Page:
European Union’s proposal to close its ivory market is riddled with major loopholes

The European Union has unveiled a plan to close its domestic ivory market – but while the move to further restrict trade in ivory is both welcome and long overdue, it falls far short of what is needed.

Ivory carvings seized in Belgium (c) EIAimage

The Environmental Investigation Agency (EIA) and 27 other world-leading conservation and animal welfare organisations – including Born Free, David Shepherd Wildlife Foundation, Fauna & Flora International, Humane Society International, International Fund for Animal Welfare, Natural Resources Defense Council, WildAid, Wildlife Conservation Society and the Zoological Society of London – have joined forces to issue a joint statement of key concerns and recommendations to strengthen the EU’s draft proposal.

For example, although the proposal claims it is seeking to reduce demand for ivory and trade in “high-risk” ivory items, it allows commercial unregulated trade in carvings made wholly of ivory weighing less than 200g and purporting to be pre-1947.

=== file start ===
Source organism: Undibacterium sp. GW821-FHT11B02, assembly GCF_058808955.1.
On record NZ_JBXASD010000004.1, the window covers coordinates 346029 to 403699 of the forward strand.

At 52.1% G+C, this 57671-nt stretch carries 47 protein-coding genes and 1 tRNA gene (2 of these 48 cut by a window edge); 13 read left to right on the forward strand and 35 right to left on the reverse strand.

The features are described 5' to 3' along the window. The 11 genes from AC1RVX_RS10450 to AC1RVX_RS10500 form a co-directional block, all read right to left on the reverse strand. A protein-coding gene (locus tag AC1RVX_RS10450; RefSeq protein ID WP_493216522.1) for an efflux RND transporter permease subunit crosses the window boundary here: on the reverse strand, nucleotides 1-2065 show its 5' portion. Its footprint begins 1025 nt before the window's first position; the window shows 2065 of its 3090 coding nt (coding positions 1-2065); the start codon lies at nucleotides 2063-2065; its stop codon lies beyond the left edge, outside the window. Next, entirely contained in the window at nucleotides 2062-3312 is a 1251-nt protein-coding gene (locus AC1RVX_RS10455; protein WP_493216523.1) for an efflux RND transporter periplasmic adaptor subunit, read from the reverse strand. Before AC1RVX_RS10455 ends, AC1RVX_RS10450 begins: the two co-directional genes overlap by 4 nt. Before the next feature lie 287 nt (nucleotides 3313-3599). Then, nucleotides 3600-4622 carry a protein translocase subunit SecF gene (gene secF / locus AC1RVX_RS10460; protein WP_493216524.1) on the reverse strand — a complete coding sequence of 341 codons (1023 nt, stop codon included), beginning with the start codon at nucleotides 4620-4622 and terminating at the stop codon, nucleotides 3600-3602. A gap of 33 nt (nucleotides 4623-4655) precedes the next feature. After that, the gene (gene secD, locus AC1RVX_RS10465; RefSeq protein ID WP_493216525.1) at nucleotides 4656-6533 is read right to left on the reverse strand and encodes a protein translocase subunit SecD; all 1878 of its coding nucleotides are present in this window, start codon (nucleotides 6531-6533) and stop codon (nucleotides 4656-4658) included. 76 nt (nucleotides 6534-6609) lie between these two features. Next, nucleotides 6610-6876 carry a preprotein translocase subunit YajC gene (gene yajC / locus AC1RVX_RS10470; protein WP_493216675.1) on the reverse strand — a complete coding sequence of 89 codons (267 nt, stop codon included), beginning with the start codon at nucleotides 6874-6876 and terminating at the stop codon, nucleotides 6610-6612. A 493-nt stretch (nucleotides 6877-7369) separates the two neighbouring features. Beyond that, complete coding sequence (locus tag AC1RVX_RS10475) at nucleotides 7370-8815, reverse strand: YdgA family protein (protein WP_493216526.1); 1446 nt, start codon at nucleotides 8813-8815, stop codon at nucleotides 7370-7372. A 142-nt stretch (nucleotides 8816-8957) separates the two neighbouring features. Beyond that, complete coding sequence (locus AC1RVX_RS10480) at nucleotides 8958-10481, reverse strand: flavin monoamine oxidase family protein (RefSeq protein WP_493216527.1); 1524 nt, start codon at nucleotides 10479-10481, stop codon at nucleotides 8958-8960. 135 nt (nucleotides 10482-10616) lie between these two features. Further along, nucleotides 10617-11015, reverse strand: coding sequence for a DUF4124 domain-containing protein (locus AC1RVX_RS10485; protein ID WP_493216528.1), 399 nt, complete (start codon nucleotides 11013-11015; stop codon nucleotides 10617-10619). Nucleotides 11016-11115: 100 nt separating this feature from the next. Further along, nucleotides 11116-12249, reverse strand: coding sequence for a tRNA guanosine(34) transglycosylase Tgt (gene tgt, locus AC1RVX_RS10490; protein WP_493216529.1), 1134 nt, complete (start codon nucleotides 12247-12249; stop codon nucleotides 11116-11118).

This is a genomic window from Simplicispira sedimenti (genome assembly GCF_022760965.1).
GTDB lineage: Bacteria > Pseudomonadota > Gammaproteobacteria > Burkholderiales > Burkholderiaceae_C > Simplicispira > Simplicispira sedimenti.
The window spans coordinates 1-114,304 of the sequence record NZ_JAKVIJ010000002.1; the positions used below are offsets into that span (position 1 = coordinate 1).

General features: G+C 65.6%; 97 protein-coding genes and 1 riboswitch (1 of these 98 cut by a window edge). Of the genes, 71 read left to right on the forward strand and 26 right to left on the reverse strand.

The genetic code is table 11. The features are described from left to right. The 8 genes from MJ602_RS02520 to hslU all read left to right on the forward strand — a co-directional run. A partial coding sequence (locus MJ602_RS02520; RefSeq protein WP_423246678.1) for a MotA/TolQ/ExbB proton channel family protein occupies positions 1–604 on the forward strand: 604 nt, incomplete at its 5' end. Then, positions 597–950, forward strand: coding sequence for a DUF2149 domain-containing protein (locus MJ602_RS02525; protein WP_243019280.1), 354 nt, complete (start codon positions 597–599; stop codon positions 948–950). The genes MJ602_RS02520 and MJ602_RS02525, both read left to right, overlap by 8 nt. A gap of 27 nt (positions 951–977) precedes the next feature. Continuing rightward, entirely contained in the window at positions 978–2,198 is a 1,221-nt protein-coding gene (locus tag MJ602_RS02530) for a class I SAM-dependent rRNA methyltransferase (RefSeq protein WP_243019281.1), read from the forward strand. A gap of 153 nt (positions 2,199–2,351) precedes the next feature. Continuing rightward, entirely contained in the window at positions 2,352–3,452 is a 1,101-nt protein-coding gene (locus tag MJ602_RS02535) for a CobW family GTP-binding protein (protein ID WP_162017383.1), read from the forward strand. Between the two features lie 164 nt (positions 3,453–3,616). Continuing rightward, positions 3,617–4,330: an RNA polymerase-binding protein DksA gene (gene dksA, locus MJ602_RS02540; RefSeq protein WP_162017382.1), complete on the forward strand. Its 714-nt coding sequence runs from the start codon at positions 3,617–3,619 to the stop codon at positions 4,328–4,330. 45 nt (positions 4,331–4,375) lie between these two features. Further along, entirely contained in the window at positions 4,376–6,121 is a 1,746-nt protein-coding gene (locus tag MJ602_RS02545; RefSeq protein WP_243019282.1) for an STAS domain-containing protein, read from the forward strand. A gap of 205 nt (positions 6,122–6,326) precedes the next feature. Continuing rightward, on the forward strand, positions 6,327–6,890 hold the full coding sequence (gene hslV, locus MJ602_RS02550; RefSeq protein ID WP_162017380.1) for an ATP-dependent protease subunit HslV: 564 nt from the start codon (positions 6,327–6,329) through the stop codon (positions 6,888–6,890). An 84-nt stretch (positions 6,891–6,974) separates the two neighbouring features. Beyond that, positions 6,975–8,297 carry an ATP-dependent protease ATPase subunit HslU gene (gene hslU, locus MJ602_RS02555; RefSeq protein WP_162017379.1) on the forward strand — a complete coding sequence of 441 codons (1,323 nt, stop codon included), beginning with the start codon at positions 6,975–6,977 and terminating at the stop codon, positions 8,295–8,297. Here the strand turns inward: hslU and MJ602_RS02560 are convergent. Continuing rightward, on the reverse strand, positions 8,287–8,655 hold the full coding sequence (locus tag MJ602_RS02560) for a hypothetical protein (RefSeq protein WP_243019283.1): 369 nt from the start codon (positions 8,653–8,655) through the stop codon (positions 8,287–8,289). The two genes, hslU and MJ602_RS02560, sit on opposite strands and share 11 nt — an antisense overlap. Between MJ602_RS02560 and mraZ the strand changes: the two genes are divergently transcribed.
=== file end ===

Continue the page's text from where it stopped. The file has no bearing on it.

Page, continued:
This is a major loophole which would facilitate the laundering of illegal ivory by encouraging trade in ‘small’ ivory carvings such as jewellery and trinkets, many of which are likely to be machine-made.

An elephant killed by poaching

Poaching in Africa – the price of ivory trade (c) EIAimage

There is almost universal international support for the closure of domestic ivory markets globally, including the majority of African elephant range states which have not only closed their own domestic ivory markets but are now calling on the EU to follow suit to protect Africa’s last remaining elephant populations.

Further, in what was one of the largest public consultations under the EU framework, at least 90 per cent of those responding called for a ban on the EU ivory trade.

Shruti Suresh, EIA Senior Wildlife Campaigner, said: “We therefore urge the EU to heed the calls for action from world governments, conservation experts and European citizens to urgently adopt revisions to its proposal to make it fit for purpose and in line with best practice.

“To protect and save elephants, half-hearted and confusing policy responses will not do – we need decisive action and we need it now!”